Anyone wishing to write a screenplay for a film or TV drama to rival Game of Thrones might do well to look towards the lovely Suffolk county town of Ipswich. Suffolk has a reputation for the tranquil beauty of its rural landscape and unspoilt coastline, and of course, for the most famous end-product of its agriculture: beer. If you live in Suffolk, it's difficult not to be aware of the significance that beer and brewing has had in the county's history and culture. Its most famous breweries also have well-known literary connections, from the many writers in the Cobbold family, of the Tolly Cobbold brewery, such as the poet Elizabeth Cobbold (1765-1824) and her son, Richard (1797-1877), the author of The History of Margaret Catchpole, to the descendant of the Greene King brewing dynasty, the novelist Graham Greene (1904-1991). It was not until I started the research for my last book, Secret Ipswich (Amberley, 2015), however, that I realised how closely another great English poet, Geoffrey Chaucer (c.1343-1400), was associated with the town, and what a fascinating story it is. The further research that I had to do for my latest book, Ipswich Pubs, made me realise the significance that Chaucer's family had in the life of late-medieval Ipswich and the Towne of Tavernes. It is a story of violence, theft, and even murder, involving, among many complicated plots and sub-plots, the kidnapping of the poet's father.

The Great White Horse Hotel

Chaucer's grandfather was Robert Malin le Chaucer, and it's thought the name might have been derived from the occupation of shoemaker, or chausseur. He was also known as Robert the Saddler, so it's possible that he was some kind of maker or seller of leather goods. Some scholars believe that hosiery, cloth and leather goods were often sold in taverns, and the term 'chaucer' referred to those vintners and taverners who did so. Chaucer's family was certainly in the tavern trade for many generations. His grandfather was known as Robert le Taverner and he was, as his name suggests, the owner of several taverns in Ipswich. This was not merely any old town, however, or indeed, any old tavern. Ipswich, we discover, was known as the 'Towne of Tavernes,' a deserved sobriquet, probably resulting from the great demand for accommodation from the thousands of travellers who flocked to its shrine, Our Lady of Grace, which was only third in significance in England (after Canterbury and Walsingham) until its destruction during the Reformation. Ipswich was packed with taverns, inns and beerhouses for centuries and the Malyn family owned several inns and wine shops, mostly around what was known as the 'street of taverns,' which is still called Tavern Street today, although there is not a single pub left now. One of the Chaucer's Malyns' hostelries was simply called The Tavern. It probably stood on the site of the huge building that became the Great White Horse Hotel, later of Pickwick Papers fame.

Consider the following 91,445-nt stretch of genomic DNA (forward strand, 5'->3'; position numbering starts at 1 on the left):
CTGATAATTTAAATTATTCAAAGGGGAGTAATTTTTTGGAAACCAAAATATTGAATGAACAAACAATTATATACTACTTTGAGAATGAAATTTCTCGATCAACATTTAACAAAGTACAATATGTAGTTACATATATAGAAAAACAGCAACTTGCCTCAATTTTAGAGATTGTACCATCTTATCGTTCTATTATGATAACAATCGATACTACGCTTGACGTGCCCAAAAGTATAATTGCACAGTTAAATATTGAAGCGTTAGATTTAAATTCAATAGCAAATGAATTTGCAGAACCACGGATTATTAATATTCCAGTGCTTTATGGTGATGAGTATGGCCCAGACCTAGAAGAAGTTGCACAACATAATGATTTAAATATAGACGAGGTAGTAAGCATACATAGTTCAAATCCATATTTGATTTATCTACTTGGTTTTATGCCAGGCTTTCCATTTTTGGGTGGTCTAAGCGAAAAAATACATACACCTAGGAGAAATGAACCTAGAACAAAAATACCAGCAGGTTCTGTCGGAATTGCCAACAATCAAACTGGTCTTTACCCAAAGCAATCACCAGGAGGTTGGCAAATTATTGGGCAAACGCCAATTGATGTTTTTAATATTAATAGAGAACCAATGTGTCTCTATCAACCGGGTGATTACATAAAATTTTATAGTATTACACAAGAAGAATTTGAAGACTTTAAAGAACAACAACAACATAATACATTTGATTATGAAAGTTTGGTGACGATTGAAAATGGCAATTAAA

The corner of Tavern Street and Dial Lane where the Holly Tavern may have stood

In the thirteenth and fourteenth centuries, the Malyns had significant business interests in the town. Those who decry the state of the twenty-first-century Ipswich town centre might do well to remember that, in the Middle Ages, Tavern Street was at the conjunction of the Flesh Market, the Henne Market or Poultry (Tower Street), close to the Cheese and Fish Markets, and Cook's Row (now Dial Lane) was where all the bakers and cookshops were. Given that animals were butchered on the spot, the smell of the place must have been ripe, to put it mildly. It was a rough, violent time and we know a great deal about this family because, as property-owners, the Malyns were often recorded in the town's taxation records, and as a family that was constantly involved with criminal activity, they appeared in the court records just as frequently.